by: Chase Dekker
Living in Jackson, WY has its perks, with the biggest being the abundance of outdoor activities at close hand. My favorite activity is searching the quietest corners of Grand Teton National Park for wildlife and whatever else I might find. Grand Teton plays host to many of North America’s charismatic species such as moose, elk, bison, wolves, and bears: black and grizzly. The other day, I was driving up an isolated road in the North section of the park and wasn’t having much luck finding anything. When I was tired and about ready to give up as the sun was just about to set over the Teton Range, I noticed a mother moose run out of the willows with twin calves in tow. I hadn’t yet seen a moose calf since my arrival in Jackson a week prior, so this was a real treat.
I got out of the car to get a better look when they started to run for the road. This is when I noticed they weren’t running because of me. Only about 150 feet away a grizzly bear tore through the willows and stood up on its legs to get a better look. I was ecstatic that I was watching a grizzly bear hunt. The moose ran across the road and the bear continued to pursue the group. I pulled my car forward, parallel of the bear and it looked as though he became a bit distracted, which allowed the moose to get safely over the flowered meadow hill and out of sight.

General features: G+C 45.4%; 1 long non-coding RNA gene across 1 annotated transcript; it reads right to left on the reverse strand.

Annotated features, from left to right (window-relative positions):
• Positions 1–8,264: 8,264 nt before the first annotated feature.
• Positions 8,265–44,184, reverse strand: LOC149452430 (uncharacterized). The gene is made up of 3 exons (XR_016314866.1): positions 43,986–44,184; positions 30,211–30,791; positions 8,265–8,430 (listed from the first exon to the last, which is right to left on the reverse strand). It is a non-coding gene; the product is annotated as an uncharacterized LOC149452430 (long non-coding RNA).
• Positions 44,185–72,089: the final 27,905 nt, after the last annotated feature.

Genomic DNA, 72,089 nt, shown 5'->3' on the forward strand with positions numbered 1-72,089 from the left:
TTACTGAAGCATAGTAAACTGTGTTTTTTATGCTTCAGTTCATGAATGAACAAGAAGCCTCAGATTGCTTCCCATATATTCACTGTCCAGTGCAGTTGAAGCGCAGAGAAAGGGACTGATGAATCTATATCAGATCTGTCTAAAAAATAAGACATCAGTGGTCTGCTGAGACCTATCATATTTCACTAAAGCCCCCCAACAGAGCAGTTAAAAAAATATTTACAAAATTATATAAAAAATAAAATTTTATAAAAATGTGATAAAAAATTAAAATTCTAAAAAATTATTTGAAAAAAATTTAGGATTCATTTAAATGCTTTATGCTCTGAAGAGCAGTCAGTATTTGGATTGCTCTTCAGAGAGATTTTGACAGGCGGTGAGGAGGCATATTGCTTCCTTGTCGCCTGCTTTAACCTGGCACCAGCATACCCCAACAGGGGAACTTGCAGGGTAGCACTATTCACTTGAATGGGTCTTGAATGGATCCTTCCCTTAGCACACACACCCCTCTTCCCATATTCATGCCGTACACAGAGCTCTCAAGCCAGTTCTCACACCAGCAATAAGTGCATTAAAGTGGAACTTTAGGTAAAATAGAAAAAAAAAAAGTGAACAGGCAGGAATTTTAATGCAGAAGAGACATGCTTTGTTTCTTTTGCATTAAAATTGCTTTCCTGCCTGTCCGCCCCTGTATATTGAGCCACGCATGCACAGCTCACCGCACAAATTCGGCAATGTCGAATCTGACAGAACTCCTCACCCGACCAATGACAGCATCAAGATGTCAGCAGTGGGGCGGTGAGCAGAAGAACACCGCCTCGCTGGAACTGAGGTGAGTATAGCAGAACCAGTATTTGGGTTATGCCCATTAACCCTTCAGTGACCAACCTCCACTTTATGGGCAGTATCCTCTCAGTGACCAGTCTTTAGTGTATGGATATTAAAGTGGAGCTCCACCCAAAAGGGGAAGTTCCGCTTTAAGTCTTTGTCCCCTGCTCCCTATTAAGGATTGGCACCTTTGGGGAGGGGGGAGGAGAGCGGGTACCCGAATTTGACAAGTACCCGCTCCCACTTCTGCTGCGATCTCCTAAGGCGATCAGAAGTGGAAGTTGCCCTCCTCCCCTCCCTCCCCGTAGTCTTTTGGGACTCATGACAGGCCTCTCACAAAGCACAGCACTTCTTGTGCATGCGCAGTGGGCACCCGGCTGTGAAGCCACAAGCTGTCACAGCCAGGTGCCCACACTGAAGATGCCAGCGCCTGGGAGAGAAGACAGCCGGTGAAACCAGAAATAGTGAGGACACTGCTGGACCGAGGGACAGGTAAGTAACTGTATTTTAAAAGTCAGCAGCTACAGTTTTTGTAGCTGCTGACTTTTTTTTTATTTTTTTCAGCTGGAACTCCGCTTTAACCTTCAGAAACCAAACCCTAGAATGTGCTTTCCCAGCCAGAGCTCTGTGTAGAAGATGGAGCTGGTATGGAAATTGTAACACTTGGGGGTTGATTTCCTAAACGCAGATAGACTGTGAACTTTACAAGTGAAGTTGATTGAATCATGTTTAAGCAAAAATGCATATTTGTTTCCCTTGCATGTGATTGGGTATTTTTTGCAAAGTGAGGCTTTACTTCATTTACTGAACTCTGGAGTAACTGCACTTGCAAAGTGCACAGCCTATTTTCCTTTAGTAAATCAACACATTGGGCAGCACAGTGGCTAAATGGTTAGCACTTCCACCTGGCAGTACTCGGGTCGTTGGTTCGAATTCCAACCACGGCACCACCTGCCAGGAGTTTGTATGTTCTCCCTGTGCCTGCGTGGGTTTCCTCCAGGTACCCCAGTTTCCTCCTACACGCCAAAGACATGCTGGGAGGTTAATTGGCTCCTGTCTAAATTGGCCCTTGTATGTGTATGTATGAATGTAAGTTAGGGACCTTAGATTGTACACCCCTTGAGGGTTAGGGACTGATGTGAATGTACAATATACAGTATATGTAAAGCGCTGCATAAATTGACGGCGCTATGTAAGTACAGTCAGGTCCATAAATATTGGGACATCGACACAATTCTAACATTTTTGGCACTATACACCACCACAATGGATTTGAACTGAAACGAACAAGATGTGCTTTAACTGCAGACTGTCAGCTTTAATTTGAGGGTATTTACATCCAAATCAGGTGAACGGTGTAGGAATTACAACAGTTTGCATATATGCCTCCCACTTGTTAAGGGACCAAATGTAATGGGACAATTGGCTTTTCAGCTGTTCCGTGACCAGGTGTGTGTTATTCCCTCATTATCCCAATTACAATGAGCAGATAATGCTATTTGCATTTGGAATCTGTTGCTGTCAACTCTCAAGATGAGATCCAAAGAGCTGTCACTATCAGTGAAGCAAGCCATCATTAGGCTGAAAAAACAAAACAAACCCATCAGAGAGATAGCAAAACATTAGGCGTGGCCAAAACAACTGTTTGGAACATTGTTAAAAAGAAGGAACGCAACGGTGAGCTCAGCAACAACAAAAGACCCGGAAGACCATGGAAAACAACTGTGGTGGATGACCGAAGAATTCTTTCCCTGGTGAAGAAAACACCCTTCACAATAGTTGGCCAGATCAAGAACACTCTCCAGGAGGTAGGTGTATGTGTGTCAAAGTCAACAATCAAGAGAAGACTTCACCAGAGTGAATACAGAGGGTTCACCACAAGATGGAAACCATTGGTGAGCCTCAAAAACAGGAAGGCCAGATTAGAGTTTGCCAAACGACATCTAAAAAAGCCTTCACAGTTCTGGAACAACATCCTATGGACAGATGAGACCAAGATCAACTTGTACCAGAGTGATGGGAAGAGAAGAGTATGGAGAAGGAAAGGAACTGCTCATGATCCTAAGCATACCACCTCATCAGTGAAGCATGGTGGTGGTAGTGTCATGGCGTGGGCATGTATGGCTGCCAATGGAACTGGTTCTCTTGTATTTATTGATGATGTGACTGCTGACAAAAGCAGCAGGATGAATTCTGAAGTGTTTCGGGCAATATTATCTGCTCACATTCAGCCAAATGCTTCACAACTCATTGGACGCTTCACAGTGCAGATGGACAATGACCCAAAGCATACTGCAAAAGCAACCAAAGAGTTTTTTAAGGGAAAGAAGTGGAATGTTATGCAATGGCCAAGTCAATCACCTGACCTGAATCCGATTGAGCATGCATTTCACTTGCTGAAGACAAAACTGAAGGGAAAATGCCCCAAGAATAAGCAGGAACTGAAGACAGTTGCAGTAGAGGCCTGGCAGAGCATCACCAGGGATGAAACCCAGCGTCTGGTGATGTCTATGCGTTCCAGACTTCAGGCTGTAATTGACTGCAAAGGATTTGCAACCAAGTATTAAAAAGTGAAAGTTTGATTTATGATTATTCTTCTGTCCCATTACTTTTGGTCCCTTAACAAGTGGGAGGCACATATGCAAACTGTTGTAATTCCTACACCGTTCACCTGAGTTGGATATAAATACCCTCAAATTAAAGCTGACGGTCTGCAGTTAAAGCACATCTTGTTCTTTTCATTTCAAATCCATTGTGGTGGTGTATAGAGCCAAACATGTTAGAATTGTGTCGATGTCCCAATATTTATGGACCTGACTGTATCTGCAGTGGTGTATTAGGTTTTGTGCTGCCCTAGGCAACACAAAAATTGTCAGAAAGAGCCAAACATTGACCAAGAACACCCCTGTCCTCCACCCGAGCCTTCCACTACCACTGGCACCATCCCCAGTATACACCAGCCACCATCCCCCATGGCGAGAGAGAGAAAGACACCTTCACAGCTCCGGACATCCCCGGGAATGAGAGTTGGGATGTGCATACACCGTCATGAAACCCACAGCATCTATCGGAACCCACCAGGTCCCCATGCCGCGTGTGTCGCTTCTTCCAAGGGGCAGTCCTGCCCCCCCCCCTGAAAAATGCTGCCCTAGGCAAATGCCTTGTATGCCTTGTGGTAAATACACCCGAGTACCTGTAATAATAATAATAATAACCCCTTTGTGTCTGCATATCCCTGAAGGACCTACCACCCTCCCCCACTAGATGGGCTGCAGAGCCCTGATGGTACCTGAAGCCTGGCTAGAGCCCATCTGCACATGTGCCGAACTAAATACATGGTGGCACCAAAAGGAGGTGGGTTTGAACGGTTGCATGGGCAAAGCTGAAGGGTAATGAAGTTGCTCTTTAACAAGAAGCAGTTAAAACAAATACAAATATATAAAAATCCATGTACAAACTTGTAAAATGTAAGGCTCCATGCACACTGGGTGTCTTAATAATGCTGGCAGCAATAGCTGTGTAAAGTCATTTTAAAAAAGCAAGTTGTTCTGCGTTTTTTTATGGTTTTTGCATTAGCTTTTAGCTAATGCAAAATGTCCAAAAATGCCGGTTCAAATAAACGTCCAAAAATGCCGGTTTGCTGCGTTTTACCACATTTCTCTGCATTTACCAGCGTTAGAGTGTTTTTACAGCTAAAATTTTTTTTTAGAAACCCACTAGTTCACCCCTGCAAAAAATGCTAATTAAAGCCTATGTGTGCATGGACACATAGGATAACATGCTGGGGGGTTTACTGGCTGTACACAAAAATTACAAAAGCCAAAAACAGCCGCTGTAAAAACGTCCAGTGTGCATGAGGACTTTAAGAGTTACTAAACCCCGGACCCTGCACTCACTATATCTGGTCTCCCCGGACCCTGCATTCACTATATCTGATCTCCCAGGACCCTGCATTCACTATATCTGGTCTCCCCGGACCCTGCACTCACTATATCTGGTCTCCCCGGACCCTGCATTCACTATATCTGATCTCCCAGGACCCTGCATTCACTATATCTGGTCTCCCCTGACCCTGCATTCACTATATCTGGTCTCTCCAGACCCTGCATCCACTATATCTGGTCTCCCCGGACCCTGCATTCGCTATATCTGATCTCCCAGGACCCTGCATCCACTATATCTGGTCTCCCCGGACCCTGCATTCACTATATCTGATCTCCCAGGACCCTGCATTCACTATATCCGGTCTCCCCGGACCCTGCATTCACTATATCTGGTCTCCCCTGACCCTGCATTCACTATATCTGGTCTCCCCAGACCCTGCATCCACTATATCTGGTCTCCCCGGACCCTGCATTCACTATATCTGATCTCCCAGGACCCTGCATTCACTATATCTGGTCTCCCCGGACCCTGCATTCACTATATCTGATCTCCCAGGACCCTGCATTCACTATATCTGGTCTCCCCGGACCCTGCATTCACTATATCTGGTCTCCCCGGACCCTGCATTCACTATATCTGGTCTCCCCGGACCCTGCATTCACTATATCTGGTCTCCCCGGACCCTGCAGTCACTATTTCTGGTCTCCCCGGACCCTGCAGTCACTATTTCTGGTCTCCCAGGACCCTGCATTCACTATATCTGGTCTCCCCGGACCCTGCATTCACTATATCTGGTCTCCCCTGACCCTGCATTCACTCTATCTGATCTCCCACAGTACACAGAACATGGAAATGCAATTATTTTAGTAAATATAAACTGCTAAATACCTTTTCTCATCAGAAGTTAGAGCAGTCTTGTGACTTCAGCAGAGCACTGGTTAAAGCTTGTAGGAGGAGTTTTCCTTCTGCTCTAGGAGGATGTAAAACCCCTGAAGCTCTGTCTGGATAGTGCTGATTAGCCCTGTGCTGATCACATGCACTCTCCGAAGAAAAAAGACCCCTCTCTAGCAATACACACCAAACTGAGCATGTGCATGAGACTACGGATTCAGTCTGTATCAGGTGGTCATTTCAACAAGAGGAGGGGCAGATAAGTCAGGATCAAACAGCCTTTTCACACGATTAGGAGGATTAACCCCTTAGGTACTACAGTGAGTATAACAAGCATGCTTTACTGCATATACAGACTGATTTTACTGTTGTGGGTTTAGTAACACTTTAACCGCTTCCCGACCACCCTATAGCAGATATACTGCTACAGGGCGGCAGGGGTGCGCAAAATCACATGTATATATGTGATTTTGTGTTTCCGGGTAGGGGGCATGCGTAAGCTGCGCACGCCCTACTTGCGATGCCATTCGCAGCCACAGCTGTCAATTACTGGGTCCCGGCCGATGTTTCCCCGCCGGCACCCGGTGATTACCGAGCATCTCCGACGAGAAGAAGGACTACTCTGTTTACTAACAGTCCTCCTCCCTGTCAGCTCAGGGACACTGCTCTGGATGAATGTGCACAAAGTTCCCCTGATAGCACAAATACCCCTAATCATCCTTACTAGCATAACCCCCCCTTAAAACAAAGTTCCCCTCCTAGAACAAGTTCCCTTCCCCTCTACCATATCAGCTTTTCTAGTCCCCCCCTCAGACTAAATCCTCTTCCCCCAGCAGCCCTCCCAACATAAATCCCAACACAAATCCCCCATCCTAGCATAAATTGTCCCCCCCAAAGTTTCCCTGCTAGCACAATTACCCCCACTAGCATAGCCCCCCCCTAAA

The bear looked as though it was not in any mood to waste much more energy chasing them and began to walk around only 60 feet from my car looked for another source of food. I watched the bear dig up roots and sniff around for over 10 minutes before it vanished into the forest. I have been searching since for this bear but have not found him or her since, but I’m hopeful the bear will show its face again soon.
When going out looking for wildlife, it is always important to not only be aware of what’s out there, but respect it as well. These animals, such as bears and moose, are extremely dangerous and could kill a person without even trying. It is a joy though, however, to find and see them in their natural habitat, and the biggest advice I have is to go out during dawn and dusk and to know where to look. For example, moose like swampy and willowy areas and bears like more open meadows and willows as well, so it will raise your chances to look in the spots the animals frequent instead of aimlessly driving around. However, most of wildlife watching is pure luck. I’ve had experiences where a bear walks across the road and is only visible for 10 seconds and if I was just 20 seconds later to the scene, I would have never seen it. So don’t get discouraged if you don’t find anything at first! The more you put yourself out there, the more you’ll see, and that’s a guarantee!